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Flying the Rockies, the top of the world, can be one of the most sublime experiences in general aviation … when it is done correctly. Done incorrectly, it can be deadly. Folks from the flatlands who have never flown the Rockies often think about mountains as things that are under them. Not so. In a light airplane in the Rockies, you will be a gnat flying by the face of God, in an airplane near its ceiling, subject to winds and downdrafts that can be vicious if you let them surprise you. Novelist Stephen Coonts writes about crossing the Continental Divide and advises flatlanders on surviving the Rockies. On a summer day in Leadville, Colo., density altitude routinely exceeds 12,000 feet. Can your single- or twin-engine airplane take off at max gross weight at 12,000 feet? 10,000 feet? Do you know? Read more >>
COPA asks Cirrus owners to take training
Recent accidents involving Cirrus Aircraft have led the company and the Cirrus Owners and Pilots Association to ask all owners to take recurrent training. A special curriculum was created for the training flight, which should take less than two hours. “The recent spate of accidents have not been shown to have a consistent cause, but made us feel that energy management during approach and landing contributed to problems,” said COPA official Rick Beach. Read more >>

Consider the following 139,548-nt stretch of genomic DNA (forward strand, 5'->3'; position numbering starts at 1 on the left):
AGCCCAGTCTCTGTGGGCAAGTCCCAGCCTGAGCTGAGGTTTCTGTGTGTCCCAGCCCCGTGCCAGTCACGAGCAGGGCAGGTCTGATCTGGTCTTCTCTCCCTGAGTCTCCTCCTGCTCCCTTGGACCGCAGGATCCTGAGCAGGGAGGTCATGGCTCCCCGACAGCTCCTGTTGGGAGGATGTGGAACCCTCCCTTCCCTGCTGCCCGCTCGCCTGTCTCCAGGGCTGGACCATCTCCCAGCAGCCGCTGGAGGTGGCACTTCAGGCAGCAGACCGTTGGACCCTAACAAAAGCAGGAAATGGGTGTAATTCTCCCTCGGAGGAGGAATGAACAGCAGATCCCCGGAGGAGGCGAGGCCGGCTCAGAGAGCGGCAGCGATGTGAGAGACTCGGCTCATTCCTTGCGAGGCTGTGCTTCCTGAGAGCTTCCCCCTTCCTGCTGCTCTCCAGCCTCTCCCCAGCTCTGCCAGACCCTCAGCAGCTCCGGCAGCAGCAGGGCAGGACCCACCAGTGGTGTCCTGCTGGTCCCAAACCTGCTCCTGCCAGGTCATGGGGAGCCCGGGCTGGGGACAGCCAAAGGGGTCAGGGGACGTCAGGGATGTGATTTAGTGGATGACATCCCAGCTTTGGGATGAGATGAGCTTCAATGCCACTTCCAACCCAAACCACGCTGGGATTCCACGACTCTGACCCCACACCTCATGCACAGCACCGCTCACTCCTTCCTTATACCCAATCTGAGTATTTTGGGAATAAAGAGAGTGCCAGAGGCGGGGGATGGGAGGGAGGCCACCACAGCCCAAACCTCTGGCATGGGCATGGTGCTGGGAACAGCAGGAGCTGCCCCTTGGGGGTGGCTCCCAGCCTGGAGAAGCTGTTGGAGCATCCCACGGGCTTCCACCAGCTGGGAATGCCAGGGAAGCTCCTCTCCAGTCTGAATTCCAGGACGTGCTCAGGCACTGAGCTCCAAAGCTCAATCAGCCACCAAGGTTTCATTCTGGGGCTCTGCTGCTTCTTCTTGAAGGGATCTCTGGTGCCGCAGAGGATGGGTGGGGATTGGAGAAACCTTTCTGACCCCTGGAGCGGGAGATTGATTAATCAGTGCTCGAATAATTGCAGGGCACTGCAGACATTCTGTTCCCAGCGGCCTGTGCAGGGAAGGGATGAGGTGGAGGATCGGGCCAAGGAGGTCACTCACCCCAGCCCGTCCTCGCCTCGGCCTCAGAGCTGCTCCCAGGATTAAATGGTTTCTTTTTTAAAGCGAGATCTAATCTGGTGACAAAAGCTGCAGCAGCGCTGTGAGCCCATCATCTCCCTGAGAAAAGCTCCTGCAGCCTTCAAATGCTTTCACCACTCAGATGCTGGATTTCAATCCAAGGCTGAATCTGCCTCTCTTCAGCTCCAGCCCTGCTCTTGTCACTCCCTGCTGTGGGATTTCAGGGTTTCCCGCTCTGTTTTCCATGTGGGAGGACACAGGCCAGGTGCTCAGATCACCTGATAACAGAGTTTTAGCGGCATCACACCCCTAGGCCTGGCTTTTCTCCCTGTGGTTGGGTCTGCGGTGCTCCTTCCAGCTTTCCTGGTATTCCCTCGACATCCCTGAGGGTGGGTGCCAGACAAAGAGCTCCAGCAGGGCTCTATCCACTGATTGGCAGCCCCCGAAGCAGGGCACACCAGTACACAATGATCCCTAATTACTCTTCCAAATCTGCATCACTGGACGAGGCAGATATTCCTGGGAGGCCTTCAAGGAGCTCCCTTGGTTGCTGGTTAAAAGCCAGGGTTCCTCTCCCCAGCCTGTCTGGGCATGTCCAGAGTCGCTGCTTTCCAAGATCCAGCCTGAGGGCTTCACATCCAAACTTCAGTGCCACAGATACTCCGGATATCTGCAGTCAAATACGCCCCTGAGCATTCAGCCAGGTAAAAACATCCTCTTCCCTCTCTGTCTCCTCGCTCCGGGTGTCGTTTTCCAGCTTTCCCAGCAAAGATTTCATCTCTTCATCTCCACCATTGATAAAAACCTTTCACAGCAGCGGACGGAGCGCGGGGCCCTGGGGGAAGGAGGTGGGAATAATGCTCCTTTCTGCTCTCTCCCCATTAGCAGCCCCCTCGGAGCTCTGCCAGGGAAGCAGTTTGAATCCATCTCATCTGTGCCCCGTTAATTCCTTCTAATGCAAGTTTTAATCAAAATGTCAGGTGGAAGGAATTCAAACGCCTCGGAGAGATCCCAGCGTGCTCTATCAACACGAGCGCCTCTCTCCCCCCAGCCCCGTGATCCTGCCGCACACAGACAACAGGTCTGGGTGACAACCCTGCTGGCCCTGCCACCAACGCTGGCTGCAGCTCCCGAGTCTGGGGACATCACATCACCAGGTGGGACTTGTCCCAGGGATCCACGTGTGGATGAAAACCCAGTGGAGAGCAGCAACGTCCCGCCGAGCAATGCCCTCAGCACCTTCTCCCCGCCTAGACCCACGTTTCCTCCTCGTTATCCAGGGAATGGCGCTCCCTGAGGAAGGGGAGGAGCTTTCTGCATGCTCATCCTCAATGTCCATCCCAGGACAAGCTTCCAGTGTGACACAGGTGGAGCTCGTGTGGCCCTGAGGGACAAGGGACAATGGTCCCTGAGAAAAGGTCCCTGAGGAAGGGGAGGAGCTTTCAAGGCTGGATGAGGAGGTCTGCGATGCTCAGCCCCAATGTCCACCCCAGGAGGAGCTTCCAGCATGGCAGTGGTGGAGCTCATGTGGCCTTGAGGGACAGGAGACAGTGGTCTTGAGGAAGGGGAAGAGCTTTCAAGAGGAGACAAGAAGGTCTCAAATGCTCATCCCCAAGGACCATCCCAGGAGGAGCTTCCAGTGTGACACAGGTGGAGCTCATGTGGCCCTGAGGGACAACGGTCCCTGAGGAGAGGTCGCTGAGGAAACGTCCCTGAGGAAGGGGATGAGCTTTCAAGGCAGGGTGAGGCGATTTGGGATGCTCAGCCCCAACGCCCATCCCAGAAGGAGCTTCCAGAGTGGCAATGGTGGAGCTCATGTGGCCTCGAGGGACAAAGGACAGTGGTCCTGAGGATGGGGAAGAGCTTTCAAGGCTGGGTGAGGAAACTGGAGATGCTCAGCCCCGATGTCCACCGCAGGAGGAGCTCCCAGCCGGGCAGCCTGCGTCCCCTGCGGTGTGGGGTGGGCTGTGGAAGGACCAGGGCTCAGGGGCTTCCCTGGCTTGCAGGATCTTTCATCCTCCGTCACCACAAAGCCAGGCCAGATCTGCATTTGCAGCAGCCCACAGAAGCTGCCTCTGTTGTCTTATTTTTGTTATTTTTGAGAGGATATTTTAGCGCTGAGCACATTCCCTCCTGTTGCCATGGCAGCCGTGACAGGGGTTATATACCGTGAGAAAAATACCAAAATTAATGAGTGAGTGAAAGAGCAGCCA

Hawker Beechcraft reduces property holdings
Two indicators of tough times in the aerospace industry recently come from Hawker Beechcraft in Wichita, Kan. Property held by the firm since World War II was sold, and union talks on job locations started anew. The International Association of Machinists and Aerospace Workers reopened negotiations this week on job locations. The company plans to move work to an as-yet undetermined location in the South, but the union would like to keep as many jobs as possible in Wichita. Read more >>
Quest Aircraft, maker of a single-engine utility turboprop aircraft, has slowed production to match the uncertainty both in the economy and in the banking industry. The firm once had nearly 340 employees, but after layoffs, that number has dropped to 155. The company found that a handful of its customers had hoped to get a bank loan and repay it with funds now in stocks once the market recovers. However, bankers now have tougher rules and are facing uncertainty over how those rules will change, through either regulation or congressional mandate. Read more >>
Pilots of Haiti relief flights honored